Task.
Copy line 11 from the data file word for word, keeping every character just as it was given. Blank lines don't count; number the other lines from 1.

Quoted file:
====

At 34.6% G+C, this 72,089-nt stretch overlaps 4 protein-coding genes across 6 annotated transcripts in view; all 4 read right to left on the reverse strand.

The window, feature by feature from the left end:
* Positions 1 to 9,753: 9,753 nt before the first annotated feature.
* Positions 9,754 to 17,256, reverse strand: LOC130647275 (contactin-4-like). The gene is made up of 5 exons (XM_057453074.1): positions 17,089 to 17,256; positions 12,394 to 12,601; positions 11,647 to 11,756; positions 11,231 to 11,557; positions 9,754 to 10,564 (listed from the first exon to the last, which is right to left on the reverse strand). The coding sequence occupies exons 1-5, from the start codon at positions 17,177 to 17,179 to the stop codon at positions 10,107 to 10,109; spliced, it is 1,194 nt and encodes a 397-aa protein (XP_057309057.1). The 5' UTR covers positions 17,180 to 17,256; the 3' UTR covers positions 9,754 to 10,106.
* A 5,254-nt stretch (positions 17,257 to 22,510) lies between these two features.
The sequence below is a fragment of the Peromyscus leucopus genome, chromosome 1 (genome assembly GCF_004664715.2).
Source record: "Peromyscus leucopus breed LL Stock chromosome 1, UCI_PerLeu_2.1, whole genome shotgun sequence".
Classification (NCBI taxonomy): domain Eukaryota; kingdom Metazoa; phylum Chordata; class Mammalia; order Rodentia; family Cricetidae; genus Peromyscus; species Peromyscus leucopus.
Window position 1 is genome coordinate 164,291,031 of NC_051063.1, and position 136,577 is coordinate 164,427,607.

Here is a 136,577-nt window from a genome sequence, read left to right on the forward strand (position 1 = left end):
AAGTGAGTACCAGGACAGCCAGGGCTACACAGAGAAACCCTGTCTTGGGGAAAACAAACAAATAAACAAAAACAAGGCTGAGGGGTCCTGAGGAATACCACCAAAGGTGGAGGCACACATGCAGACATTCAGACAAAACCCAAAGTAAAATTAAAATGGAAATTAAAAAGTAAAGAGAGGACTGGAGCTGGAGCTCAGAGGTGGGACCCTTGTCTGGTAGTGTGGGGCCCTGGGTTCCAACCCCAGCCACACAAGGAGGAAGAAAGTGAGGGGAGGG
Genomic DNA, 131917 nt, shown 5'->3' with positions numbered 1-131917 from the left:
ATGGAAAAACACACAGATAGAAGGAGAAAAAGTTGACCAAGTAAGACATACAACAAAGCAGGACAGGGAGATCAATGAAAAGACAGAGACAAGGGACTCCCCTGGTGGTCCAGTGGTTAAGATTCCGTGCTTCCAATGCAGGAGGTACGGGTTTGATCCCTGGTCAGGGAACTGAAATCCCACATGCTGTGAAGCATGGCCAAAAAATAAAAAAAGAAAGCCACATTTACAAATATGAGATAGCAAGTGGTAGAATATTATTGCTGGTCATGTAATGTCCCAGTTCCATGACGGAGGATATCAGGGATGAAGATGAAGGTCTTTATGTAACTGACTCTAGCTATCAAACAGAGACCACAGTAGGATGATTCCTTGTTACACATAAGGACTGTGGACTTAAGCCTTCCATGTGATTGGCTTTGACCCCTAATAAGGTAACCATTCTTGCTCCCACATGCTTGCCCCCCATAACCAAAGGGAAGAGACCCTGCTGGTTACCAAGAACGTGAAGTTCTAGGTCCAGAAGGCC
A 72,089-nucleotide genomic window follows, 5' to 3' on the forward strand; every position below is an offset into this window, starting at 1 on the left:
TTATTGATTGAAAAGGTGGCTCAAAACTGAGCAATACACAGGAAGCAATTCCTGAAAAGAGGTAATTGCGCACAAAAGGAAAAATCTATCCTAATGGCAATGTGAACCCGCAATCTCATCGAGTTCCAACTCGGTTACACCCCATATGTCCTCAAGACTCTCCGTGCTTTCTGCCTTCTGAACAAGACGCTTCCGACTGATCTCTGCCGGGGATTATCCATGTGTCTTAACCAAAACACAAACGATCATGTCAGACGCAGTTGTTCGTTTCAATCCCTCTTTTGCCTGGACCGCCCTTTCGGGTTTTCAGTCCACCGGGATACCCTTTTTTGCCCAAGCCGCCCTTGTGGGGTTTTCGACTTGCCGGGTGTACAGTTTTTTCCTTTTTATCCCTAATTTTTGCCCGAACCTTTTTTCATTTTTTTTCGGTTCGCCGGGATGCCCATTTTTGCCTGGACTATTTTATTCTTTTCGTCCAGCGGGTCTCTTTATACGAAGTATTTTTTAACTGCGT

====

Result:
AAGTGAGTACCAGGACAGCCAGGGCTACACAGAGAAACCCTGTCTTGGGGAAAACAAACAAATAAACAAAAACAAGGCTGAGGGGTCCTGAGGAATACCACCAAAGGTGGAGGCACACATGCAGACATTCAGACAAAACCCAAAGTAAAATTAAAATGGAAATTAAAAAGTAAAGAGAGGACTGGAGCTGGAGCTCAGAGGTGGGACCCTTGTCTGGTAGTGTGGGGCCCTGGGTTCCAACCCCAGCCACACAAGGAGGAAGAAAGTGAGGGGAGGG